Importantly, as one of the budget adds, we have decided to continue with the feed study on the Cosmo project, in the Kenai, Peninsula area. That study is underway and we anticipate the drilling of at least one well in 2009 as we get closer, an inch closer to the idea of sanctioning a project there next year. And, ultimately, we are excited to say Alaska is now becoming a growth asset for the company.

And with that, I’ll pass it over to Rich for a discussion of the financials and the guidance for next quarter.

Rich Dealy

Great. Thanks, Tim, and good morning. As Scott mentioned, net income for the quarter was $159 million or $1.32 per diluted share. Included in that are the items noted on slide 22 here. We did have our Alaskan Petroleum Products Tax Credit that we did receive from the state that increased earnings for about $4 million after tax, or $0.03.

Also for the first time, we have minority interest as a deduction to net income for the quarter of about $5 million. This is associated with the public ownership in the MLP that we formed back in May, Pioneer Southwest Energy, and so that reduced earnings by about $0.04.

As you can see in the box of the bottom, the company had a very, very good quarter with everything. Actual results coming in either at the midpoint or positive end of guidance, other than production taxes, which were above the guidance but that’s production costs, rather. That’s primarily due to production taxes which were higher than anticipated because of higher than expected commodity prices when we originally gave out guidance back in May.

Turning to slide 23 where we talk about realized prices. As you can see in the green bars there, oil realizations were about $90 per barrel, up 16% from the first quarter. NGL prices were up about 4% relative to the first quarter, and obviously, didn’t increase relative to oil prices as much; just principally the result of historically receiving about 55% to 60% of NYMEX oil prices.

In the second quarter, we only realized about 45% of the average NYMEX price for the quarter, primarily due to ethane and propane, which make up the majority of the NGL stream being relatively flat from a pricing standpoint during the quarter, really due to excess supply that existed in the market during the quarter.

Gas prices were up 13% for the quarter to $8.73 on a realized basis, just owning to the run-up that we saw in gas prices during that time period. At the bottom, you can see what our hedge impact, how that impacted these prices for the quarters. Particularly of note is the oil impact. Obviously, as we have talked about in the past, we have a large volume of legacy hedges that run off at the end of this year. So, we do expect as we move into 2009 that our oil price realizations will improve substantially.

Turning to slide 24 on production costs. Production costs per BOE were $13.93. As I talked about earlier, the only main reason for the increase is production taxes, which is a positive from the standpoint they received higher prices for the commodities we were selling. Pleased with base LOE being relatively flat, but I will talk a little bit more on that here on the next slide.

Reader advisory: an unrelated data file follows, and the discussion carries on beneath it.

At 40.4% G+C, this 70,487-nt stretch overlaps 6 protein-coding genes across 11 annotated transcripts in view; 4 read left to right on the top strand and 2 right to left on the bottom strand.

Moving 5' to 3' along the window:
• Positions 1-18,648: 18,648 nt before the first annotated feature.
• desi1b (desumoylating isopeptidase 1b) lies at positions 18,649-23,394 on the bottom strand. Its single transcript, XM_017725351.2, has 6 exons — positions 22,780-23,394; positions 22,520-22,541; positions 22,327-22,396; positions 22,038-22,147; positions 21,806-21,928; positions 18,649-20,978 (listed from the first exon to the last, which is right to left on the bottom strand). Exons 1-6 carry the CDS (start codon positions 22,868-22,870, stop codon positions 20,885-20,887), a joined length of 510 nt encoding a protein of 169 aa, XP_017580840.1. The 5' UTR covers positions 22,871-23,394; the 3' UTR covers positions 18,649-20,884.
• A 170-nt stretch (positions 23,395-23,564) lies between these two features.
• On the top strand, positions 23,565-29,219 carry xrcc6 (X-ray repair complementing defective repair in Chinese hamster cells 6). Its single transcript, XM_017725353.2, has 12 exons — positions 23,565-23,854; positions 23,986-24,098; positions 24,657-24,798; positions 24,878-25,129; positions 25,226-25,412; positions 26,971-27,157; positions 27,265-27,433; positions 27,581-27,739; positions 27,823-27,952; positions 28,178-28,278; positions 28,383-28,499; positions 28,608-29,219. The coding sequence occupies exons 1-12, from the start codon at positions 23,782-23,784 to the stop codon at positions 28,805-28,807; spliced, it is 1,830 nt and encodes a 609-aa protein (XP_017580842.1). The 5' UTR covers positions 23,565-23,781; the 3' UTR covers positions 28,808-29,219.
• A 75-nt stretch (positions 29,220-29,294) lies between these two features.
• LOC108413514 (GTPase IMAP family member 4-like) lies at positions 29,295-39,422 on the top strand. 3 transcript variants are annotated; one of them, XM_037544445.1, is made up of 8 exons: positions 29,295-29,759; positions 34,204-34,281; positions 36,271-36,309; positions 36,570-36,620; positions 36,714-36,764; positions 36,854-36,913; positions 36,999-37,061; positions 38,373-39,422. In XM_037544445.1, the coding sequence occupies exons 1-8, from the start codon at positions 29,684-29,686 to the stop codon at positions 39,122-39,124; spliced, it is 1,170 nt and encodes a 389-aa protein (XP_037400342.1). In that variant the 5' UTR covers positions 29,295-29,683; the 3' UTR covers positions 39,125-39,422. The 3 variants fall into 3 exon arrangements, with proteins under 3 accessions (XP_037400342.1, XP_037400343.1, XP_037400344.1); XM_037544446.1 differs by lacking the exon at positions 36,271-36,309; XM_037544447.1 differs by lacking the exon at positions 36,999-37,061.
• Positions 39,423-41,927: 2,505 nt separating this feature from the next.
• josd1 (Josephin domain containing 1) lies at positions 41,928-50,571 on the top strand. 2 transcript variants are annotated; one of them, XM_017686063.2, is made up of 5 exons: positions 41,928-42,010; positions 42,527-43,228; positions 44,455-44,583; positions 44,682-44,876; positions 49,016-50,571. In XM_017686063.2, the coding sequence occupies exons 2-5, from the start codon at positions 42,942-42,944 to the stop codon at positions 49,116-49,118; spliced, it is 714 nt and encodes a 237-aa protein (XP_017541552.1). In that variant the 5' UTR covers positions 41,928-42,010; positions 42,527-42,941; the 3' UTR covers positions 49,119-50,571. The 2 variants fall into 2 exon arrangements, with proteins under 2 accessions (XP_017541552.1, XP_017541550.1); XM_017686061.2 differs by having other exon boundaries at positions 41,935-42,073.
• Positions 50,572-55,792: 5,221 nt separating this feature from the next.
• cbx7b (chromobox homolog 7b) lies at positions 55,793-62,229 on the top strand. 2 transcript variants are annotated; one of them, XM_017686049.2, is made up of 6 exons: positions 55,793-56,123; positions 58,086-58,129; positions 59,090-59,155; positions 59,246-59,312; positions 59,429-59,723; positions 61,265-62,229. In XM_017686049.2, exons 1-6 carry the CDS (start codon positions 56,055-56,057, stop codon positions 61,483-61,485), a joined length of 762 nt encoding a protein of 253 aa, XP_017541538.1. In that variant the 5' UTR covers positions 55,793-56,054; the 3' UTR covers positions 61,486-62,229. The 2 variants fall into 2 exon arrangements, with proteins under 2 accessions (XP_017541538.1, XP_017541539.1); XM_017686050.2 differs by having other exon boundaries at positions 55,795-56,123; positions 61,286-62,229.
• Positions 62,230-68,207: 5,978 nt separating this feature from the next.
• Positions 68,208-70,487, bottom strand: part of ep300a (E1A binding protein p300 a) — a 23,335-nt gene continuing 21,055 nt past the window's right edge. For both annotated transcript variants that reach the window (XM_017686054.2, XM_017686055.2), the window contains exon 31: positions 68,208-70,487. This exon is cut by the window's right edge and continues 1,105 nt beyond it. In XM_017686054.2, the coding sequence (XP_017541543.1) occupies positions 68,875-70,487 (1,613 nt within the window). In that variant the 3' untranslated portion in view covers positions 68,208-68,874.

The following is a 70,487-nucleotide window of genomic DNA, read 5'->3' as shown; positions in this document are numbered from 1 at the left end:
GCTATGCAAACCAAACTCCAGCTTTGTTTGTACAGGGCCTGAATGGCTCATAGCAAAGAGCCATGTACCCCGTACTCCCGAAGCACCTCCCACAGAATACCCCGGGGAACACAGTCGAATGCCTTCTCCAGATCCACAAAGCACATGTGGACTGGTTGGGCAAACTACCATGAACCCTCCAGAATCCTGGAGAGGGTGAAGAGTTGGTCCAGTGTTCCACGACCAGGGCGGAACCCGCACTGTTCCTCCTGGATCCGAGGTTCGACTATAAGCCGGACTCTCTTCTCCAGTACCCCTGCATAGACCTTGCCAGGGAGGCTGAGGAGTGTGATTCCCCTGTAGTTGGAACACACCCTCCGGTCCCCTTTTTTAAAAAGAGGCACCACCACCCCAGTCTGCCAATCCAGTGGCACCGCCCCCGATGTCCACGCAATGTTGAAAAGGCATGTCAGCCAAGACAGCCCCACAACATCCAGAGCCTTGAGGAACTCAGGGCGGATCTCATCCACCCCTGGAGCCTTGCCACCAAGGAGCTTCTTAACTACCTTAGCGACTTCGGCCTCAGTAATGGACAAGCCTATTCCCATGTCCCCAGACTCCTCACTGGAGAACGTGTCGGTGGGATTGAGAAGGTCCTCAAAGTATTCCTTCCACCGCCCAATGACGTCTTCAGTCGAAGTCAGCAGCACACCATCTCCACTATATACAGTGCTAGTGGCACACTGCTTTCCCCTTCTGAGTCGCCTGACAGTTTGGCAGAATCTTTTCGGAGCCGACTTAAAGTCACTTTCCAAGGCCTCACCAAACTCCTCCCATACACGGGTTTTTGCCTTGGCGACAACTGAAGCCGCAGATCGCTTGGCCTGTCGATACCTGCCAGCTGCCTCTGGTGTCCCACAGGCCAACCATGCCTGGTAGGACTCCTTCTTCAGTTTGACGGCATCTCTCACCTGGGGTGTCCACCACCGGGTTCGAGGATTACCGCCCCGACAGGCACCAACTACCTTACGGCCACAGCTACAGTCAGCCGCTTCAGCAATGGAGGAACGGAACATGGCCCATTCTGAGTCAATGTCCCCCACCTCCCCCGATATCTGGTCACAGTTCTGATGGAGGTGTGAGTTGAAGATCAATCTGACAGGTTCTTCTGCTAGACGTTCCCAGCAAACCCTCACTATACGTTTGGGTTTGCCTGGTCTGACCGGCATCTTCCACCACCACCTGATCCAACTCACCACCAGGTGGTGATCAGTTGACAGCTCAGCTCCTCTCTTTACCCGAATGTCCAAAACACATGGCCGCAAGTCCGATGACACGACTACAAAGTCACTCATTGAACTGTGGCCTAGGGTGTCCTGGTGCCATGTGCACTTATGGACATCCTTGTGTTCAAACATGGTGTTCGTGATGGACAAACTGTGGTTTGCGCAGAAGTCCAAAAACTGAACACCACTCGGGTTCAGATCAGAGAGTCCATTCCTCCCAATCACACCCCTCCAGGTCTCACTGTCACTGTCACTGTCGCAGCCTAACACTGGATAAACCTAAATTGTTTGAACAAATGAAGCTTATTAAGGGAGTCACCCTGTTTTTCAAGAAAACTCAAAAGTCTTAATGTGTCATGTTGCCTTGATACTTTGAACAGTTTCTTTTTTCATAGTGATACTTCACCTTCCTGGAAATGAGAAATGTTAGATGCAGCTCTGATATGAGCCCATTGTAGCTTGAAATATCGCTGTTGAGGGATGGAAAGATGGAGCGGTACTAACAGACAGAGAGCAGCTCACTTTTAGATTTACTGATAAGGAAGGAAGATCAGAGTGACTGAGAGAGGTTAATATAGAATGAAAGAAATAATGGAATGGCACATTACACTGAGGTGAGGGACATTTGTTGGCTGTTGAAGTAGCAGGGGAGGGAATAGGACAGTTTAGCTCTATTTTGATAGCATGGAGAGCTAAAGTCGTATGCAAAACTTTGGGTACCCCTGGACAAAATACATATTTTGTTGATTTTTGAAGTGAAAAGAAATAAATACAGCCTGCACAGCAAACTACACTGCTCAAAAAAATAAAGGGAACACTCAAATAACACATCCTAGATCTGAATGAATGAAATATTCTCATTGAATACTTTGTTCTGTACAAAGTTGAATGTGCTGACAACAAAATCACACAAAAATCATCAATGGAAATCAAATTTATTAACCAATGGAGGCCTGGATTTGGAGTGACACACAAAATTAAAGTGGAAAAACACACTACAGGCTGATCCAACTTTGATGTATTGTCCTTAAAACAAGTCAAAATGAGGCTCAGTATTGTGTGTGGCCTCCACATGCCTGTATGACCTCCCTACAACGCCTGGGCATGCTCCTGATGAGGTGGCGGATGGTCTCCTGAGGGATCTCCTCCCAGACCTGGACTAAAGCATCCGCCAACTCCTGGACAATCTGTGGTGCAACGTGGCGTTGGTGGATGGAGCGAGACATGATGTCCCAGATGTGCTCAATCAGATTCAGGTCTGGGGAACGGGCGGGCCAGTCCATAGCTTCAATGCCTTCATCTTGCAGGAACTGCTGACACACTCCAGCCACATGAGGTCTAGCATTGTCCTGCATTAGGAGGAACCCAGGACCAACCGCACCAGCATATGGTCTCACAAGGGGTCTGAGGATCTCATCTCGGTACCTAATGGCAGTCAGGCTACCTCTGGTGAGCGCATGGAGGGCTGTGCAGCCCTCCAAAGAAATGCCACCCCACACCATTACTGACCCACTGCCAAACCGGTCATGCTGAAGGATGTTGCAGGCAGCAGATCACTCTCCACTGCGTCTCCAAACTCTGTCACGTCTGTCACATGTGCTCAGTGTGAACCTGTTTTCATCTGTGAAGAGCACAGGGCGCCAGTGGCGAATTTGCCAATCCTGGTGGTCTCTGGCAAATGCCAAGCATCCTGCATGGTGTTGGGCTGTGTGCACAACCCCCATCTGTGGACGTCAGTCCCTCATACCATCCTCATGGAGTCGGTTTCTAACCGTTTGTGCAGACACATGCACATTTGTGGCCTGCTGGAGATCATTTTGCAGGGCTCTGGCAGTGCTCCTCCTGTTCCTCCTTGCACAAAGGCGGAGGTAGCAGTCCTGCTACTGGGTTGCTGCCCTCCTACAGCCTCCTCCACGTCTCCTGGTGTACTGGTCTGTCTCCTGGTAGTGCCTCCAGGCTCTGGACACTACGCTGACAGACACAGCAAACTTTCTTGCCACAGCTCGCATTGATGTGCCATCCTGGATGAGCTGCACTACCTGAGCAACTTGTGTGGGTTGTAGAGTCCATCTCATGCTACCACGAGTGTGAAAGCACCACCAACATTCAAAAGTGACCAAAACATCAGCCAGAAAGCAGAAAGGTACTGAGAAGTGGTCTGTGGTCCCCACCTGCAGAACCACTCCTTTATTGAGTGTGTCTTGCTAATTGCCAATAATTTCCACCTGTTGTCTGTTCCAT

Turning to slide 25 where we talk about third quarter guidance. Daily production expected to average 114,000 to 119,000 BOEs per day. Production costs are expected to be $13.50 per $14.50 per BOE. This is up slightly from the second quarter guidance, generally due to inflation that we are seeing and field costs related to service costs, electricity costs and fuel costs.

Exploration and abandonments, $40 million to $70 million range. This is primarily related to our continued activity in the Edwards Trend in Tunisia, whereas Tim mentioned, we are drilling a number of new prospects this quarter. DD&A expected to be $10.75 to $11.75 per BOE. G&A at $35 million to $39 million. Interest expense at $36 million to $40 million. Minority interest, which is a new item that we have added to the forecast which is comprised principally of the public's ownership in Pioneer Southwest, is expected to be $8 million to $10 million of expense for the quarter. And then cash taxes at $30 million to $40 million, virtually all related to Tunisia as we continue to ramp-up our production there. Our effective tax rate is expected to be 40% to 50% for the quarter.

Turning to slide 26, we show our 2008 estimated discretionary cash flow at $1.5 billion that Scott talked about. This chart allows you to look at what your forecast is for the rest of the year for NYMEX oil and NYMEX gas prices and see the sensitivity to our DCF that those prices may have. Obviously, as we get more and more months of actual results this becomes less and less sensitive.

Turning to slide 27 where we look at 2009. This just gives you some support to back up the $2.2 billion of cash flow we are predicting for 2009. Obviously, about a 50% increase over the levels of 2008, and this is driven mainly by higher commodity prices, but as the legacy hedges roll off, we are realizing a lot more cash flow on those volumes as well as -- and more importantly, that our production continues to grow as we move into 2009.

Turning to slide 28, we have provided a substantial list of supplemental information for your review to help with your modeling and review of the quarter. The hedge position, I will point out that we would like you to take a look at those slides. We have added about 5000 barrels per day oil callers for 2009 and 2010 at 100 by 190. We've also added 2000 barrels per day in 2011 for Pioneer Southwest at 115 by 170. Obviously we own 70% of that entity so it is a hedge for us as well.